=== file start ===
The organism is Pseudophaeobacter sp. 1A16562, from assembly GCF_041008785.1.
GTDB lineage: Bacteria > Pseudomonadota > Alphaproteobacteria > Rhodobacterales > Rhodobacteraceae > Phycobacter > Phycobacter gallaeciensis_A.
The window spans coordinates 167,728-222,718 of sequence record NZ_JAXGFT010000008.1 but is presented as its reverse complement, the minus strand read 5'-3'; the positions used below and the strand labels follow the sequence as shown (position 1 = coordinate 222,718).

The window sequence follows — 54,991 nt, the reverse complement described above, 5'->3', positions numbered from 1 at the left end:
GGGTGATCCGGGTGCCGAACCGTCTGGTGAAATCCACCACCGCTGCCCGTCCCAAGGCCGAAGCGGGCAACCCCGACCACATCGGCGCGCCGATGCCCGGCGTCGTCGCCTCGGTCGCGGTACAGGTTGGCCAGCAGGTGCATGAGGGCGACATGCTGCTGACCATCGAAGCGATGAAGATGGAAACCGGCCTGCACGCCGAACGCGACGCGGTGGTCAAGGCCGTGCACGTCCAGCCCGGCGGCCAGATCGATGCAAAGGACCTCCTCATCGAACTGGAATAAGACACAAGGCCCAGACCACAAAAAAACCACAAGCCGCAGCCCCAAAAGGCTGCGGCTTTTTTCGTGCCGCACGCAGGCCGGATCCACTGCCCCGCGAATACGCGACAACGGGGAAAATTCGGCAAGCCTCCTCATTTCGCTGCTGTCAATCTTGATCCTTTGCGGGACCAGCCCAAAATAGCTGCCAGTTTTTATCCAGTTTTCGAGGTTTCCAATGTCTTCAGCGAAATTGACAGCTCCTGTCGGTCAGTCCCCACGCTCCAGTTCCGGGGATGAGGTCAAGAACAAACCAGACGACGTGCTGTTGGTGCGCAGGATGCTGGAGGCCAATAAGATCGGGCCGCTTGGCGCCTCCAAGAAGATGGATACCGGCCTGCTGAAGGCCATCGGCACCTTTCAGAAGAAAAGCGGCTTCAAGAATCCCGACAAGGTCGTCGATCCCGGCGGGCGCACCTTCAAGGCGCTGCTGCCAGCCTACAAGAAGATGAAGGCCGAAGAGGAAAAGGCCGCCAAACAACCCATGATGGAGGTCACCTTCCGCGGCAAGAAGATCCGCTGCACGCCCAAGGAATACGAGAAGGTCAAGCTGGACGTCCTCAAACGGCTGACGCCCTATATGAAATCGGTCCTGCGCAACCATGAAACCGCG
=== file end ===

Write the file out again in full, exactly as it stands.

The organism is Pseudophaeobacter sp. 1A16562, from assembly GCF_041008785.1.
GTDB lineage: Bacteria > Pseudomonadota > Alphaproteobacteria > Rhodobacterales > Rhodobacteraceae > Phycobacter > Phycobacter gallaeciensis_A.
The window spans coordinates 167,728-222,718 of sequence record NZ_JAXGFT010000008.1 but is presented as its reverse complement, the minus strand read 5'-3'; the positions used below and the strand labels follow the sequence as shown (position 1 = coordinate 222,718).

The window sequence follows — 54,991 nt, the reverse complement described above, 5'->3', positions numbered from 1 at the left end:
GGGTGATCCGGGTGCCGAACCGTCTGGTGAAATCCACCACCGCTGCCCGTCCCAAGGCCGAAGCGGGCAACCCCGACCACATCGGCGCGCCGATGCCCGGCGTCGTCGCCTCGGTCGCGGTACAGGTTGGCCAGCAGGTGCATGAGGGCGACATGCTGCTGACCATCGAAGCGATGAAGATGGAAACCGGCCTGCACGCCGAACGCGACGCGGTGGTCAAGGCCGTGCACGTCCAGCCCGGCGGCCAGATCGATGCAAAGGACCTCCTCATCGAACTGGAATAAGACACAAGGCCCAGACCACAAAAAAACCACAAGCCGCAGCCCCAAAAGGCTGCGGCTTTTTTCGTGCCGCACGCAGGCCGGATCCACTGCCCCGCGAATACGCGACAACGGGGAAAATTCGGCAAGCCTCCTCATTTCGCTGCTGTCAATCTTGATCCTTTGCGGGACCAGCCCAAAATAGCTGCCAGTTTTTATCCAGTTTTCGAGGTTTCCAATGTCTTCAGCGAAATTGACAGCTCCTGTCGGTCAGTCCCCACGCTCCAGTTCCGGGGATGAGGTCAAGAACAAACCAGACGACGTGCTGTTGGTGCGCAGGATGCTGGAGGCCAATAAGATCGGGCCGCTTGGCGCCTCCAAGAAGATGGATACCGGCCTGCTGAAGGCCATCGGCACCTTTCAGAAGAAAAGCGGCTTCAAGAATCCCGACAAGGTCGTCGATCCCGGCGGGCGCACCTTCAAGGCGCTGCTGCCAGCCTACAAGAAGATGAAGGCCGAAGAGGAAAAGGCCGCCAAACAACCCATGATGGAGGTCACCTTCCGCGGCAAGAAGATCCGCTGCACGCCCAAGGAATACGAGAAGGTCAAGCTGGACGTCCTCAAACGGCTGACGCCCTATATGAAATCGGTCCTGCGCAACCATGAAACCGCG